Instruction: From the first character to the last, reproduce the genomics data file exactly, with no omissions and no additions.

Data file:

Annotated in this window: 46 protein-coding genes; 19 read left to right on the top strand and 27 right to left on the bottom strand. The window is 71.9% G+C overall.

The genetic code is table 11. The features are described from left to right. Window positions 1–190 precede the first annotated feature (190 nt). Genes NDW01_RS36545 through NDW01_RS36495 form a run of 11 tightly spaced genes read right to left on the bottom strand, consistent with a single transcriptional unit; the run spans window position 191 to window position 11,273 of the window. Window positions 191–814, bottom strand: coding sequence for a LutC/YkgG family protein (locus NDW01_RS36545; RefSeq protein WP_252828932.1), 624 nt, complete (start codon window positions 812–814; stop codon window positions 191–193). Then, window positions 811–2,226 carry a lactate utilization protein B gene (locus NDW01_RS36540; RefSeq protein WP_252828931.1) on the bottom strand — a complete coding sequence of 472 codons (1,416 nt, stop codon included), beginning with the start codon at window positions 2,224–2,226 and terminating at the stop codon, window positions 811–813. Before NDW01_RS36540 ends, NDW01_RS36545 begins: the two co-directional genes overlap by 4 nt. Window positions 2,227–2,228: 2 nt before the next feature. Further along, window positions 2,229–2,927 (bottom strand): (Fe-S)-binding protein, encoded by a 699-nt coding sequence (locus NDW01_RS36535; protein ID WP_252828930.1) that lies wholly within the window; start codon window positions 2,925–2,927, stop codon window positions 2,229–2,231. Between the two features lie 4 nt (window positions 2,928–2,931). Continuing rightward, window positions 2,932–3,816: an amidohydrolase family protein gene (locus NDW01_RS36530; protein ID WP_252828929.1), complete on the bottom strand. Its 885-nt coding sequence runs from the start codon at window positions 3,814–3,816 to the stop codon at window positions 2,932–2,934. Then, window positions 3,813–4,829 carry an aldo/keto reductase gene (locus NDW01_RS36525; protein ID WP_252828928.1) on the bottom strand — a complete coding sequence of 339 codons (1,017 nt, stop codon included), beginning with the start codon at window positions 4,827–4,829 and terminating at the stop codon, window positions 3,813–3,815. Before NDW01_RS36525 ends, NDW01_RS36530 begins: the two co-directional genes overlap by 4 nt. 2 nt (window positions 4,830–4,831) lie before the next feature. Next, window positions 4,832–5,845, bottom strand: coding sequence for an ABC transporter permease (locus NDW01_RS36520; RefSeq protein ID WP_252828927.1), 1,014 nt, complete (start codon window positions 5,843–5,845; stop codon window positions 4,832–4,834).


Annotated in this window: 46 protein-coding genes; 19 read left to right on the top strand and 27 right to left on the bottom strand. The window is 71.9% G+C overall.

The genetic code is table 11. The features are described from left to right. Window positions 1–190 precede the first annotated feature (190 nt). Genes NDW01_RS36545 through NDW01_RS36495 form a run of 11 tightly spaced genes read right to left on the bottom strand, consistent with a single transcriptional unit; the run spans window position 191 to window position 11,273 of the window. Window positions 191–814, bottom strand: coding sequence for a LutC/YkgG family protein (locus NDW01_RS36545; RefSeq protein WP_252828932.1), 624 nt, complete (start codon window positions 812–814; stop codon window positions 191–193). Then, window positions 811–2,226 carry a lactate utilization protein B gene (locus NDW01_RS36540; RefSeq protein WP_252828931.1) on the bottom strand — a complete coding sequence of 472 codons (1,416 nt, stop codon included), beginning with the start codon at window positions 2,224–2,226 and terminating at the stop codon, window positions 811–813. Before NDW01_RS36540 ends, NDW01_RS36545 begins: the two co-directional genes overlap by 4 nt. Window positions 2,227–2,228: 2 nt before the next feature. Further along, window positions 2,229–2,927 (bottom strand): (Fe-S)-binding protein, encoded by a 699-nt coding sequence (locus NDW01_RS36535; protein ID WP_252828930.1) that lies wholly within the window; start codon window positions 2,925–2,927, stop codon window positions 2,229–2,231. Between the two features lie 4 nt (window positions 2,928–2,931). Continuing rightward, window positions 2,932–3,816: an amidohydrolase family protein gene (locus NDW01_RS36530; protein ID WP_252828929.1), complete on the bottom strand. Its 885-nt coding sequence runs from the start codon at window positions 3,814–3,816 to the stop codon at window positions 2,932–2,934. Then, window positions 3,813–4,829 carry an aldo/keto reductase gene (locus NDW01_RS36525; protein ID WP_252828928.1) on the bottom strand — a complete coding sequence of 339 codons (1,017 nt, stop codon included), beginning with the start codon at window positions 4,827–4,829 and terminating at the stop codon, window positions 3,813–3,815. Before NDW01_RS36525 ends, NDW01_RS36530 begins: the two co-directional genes overlap by 4 nt. 2 nt (window positions 4,830–4,831) lie before the next feature. Next, window positions 4,832–5,845, bottom strand: coding sequence for an ABC transporter permease (locus NDW01_RS36520; RefSeq protein ID WP_252828927.1), 1,014 nt, complete (start codon window positions 5,843–5,845; stop codon window positions 4,832–4,834).